Monday, December 5, 2011

Reading Group on Species and Biodiversity

I was delighted to receive a David T. Scadden Fellowship to fund a project investigating the philosophical and biological underpinnings of the concept of biodiversity. It seems to me that this term is much used, but poorly understood. The more I've thought about the vagaries of biological classification, the more problematic the issue seems.

So starting in the Spring 2012 term, I will be running an interdisciplinary reading group on the nature of species and biodiversity. The group will include a mix of students and professors and we will read several books and articles — to be decided, but right now I'm thinking about reading Wheeler & Meier (eds.) Species Concepts and Phylogenetic Theory: A Debate, Richard Richards' The Species Problem, James Maclauren and Kim Sterelny's What is Biodiversity?, and some chapters form my book manuscript, Are Species Real? (forthcoming from Palgrave-Macmillan in 2012), among other things. Meetings are tentatively scheduled for alternating Wednesdays from noon-1PM (over lunch).

Students may join the reading group for credit (a full course-credit section of PHIL 320). If you're interested, please send me an email (matthew.slater@b...) or come chat with me about your experience/coursework in biology (and philosophy, if any). Specific requirements (papers, projects, &c.) for receiving credit will be negotiated on an individual basis.

The Fellowship will also allow me to fund one or two students to continue their research over the summer or fall of 2012 (and possibly attend a relevant conference). So students who are interested in getting some independent research experience on biodiversity are especially encouraged to join.

Sunday, December 4, 2011

Philosophy Lunch Chats on Hiatus until January

Thanks to all who came out for Philosophy Lunch Chats this term! We'll get going again on the 19th of January, when I hope to meet some more philosophically-inclined Bucknellians. In the meantime, please feel free to email me (mhs016@) with suggestions of readings or requests for topics you'd like to see make the schedule.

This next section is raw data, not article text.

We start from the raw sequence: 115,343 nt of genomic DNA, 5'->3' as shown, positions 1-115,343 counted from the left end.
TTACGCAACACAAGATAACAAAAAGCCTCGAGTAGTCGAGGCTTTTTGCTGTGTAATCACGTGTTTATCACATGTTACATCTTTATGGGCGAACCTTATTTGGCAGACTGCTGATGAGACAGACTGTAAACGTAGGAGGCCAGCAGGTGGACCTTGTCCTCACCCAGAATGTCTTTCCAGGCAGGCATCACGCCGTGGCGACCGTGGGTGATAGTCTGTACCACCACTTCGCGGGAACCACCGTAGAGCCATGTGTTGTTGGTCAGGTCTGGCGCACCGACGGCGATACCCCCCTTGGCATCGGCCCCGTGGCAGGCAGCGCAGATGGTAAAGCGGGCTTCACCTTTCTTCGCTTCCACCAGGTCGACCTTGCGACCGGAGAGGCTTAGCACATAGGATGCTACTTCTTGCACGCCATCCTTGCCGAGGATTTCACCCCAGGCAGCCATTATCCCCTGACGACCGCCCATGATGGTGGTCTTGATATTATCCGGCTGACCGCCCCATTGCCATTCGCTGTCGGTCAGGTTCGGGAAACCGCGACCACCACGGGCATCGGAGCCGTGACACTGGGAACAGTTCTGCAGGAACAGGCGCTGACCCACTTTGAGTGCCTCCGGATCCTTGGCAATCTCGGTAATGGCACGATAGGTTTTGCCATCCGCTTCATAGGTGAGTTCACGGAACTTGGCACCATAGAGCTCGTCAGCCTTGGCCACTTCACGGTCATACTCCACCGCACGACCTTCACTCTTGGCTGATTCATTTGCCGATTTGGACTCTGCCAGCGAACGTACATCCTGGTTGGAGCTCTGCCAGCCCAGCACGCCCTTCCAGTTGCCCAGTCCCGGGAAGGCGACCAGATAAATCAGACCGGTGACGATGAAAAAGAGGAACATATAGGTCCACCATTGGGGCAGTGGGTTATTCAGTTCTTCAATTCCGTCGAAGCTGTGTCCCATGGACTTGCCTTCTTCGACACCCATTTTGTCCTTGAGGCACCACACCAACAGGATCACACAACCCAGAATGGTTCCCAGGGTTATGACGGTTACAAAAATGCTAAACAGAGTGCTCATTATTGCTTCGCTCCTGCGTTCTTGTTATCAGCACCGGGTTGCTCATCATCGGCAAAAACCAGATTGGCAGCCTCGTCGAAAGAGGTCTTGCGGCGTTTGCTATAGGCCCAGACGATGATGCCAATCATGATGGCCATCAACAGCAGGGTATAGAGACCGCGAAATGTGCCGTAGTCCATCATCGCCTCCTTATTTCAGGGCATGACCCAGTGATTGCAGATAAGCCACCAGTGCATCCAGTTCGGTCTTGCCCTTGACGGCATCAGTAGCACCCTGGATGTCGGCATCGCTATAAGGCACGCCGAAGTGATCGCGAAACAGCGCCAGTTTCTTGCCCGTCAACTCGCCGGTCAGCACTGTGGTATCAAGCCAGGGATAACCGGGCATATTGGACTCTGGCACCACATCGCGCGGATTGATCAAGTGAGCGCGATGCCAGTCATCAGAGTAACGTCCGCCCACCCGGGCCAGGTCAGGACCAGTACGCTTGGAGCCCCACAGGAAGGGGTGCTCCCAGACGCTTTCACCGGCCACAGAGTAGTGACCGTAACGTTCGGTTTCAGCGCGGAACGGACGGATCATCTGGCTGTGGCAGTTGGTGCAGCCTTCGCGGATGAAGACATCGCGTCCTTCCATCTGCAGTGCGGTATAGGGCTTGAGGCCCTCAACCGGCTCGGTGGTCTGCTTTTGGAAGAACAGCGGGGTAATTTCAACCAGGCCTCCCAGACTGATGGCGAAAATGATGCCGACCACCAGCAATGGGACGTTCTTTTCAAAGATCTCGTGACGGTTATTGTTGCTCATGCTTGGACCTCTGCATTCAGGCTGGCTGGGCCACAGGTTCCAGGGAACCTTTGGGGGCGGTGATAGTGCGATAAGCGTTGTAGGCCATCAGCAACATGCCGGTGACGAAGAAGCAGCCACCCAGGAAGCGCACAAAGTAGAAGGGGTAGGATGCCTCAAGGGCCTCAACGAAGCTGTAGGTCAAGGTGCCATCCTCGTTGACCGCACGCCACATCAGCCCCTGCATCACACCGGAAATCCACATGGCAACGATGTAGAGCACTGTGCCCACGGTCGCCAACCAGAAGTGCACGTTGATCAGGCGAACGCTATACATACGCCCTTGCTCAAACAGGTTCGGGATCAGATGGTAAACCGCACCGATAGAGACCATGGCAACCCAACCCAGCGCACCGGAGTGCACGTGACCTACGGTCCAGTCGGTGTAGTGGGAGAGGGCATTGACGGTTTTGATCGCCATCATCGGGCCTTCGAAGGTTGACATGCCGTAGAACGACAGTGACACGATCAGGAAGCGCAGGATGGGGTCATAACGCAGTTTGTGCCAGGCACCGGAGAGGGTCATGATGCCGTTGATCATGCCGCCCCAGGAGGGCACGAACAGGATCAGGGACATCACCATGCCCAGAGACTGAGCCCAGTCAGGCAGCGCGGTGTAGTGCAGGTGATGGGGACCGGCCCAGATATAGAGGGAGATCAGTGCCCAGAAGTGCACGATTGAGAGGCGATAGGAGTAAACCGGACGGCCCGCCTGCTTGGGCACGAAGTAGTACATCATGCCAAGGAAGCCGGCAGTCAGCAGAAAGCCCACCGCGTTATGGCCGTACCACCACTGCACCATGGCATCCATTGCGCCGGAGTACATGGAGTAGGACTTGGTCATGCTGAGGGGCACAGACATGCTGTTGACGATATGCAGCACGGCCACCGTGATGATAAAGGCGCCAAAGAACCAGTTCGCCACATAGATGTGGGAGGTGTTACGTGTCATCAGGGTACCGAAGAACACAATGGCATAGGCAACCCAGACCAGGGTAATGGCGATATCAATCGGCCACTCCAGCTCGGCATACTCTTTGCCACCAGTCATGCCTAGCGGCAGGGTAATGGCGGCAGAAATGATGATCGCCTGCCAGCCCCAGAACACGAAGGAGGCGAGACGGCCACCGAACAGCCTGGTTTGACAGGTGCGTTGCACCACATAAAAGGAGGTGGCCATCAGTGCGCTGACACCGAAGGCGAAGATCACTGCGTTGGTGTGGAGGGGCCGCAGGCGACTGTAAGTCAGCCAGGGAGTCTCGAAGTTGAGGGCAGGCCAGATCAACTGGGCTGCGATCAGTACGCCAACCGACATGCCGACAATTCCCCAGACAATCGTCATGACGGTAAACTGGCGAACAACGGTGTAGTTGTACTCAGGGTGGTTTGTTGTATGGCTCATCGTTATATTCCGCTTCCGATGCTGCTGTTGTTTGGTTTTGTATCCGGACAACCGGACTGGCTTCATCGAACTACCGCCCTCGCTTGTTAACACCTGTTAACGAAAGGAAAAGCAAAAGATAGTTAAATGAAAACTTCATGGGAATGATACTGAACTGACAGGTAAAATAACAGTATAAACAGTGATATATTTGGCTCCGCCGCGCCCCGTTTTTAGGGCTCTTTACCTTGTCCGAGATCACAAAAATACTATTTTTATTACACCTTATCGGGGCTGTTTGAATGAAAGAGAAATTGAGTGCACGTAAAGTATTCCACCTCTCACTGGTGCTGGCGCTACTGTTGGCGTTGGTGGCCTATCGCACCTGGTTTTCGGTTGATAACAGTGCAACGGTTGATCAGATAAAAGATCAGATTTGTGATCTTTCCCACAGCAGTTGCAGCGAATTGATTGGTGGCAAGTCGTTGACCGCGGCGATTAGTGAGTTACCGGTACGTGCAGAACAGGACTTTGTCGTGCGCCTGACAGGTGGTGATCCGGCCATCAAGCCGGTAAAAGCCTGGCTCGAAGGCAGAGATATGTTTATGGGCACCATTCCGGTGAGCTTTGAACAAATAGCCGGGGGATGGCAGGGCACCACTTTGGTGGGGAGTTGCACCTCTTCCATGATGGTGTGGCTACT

Sunday, November 27, 2011

Lunch Chat: Rawls on Wall Street (12/1)

I hope everyone had a pleasant Thanksgiving Break. Lunch chats will resume at noon on Thursday the 1st in the Philosophy Lounge (Coleman 62). We'll discuss Steven Mazie's Stone column "Rawls on Wall Street".

The Boston Review also had a recent interview with the political philosopher Joshua Cohen on the subject of connection between Rawls' views and the OWS movement that's worth reading. For background on Rawls and his important book A Theory of Justice, you can check out this entry in the Stanford Encyclopedia of Philosophy.

Tuesday, November 22, 2011

2012 Lehigh Valley Undergraduate Philosophy Conference

Call for Papers

Moravian College is proud to present their third annual undergraduate philosophy conference. We invite undergraduate students and professors of Lehigh Valley and the surrounding area to submit papers of general philosophical topics to be presented at the conference scheduled for March 24, 2012 hosted at Moravian College in Bethlehem, PA.

Submission Guidelines:
Please send submissions as attachment in .doc format no more than 3000 words. Submissions may be on any philosophical topic and should be prepared for blind review and include a cover page with the following information:

1) author’s name
2) title of paper
3) institutional affiliation
4) contact information (email, phone number, mailing address)
5) word count
6) Area of philosophical subject (ex. Ethics, Existentialism, Metaphysics)
7) An abstract of no more than 200 words

Please send all submissions and questions to

Deadline for Submissions: February 3, 2012

Program Coordinators: Armando Chapelliquen ’12 & Katie Miller ‘13

Monday, November 14, 2011

Lunch Chat: What Makes Free Will Free (11/17)

We'll talk about free will in the next lunch chat. I hope you'll choose to come. Of course, if the world is deterministic, then your choice will be based on initial conditions and laws of nature set up by the big bang — and so not really your choice. On the other hand, if the world isn't deterministic, then your "choice" is more like a coin flip than a genuinely free choice. . . .

So I hope that initial conditions and/or chance conspire to have you join us for soup and bread and philosophical chitchat. Newcomers always welcome. We meet in the Philosophy Lounge, 62 Coleman Hall.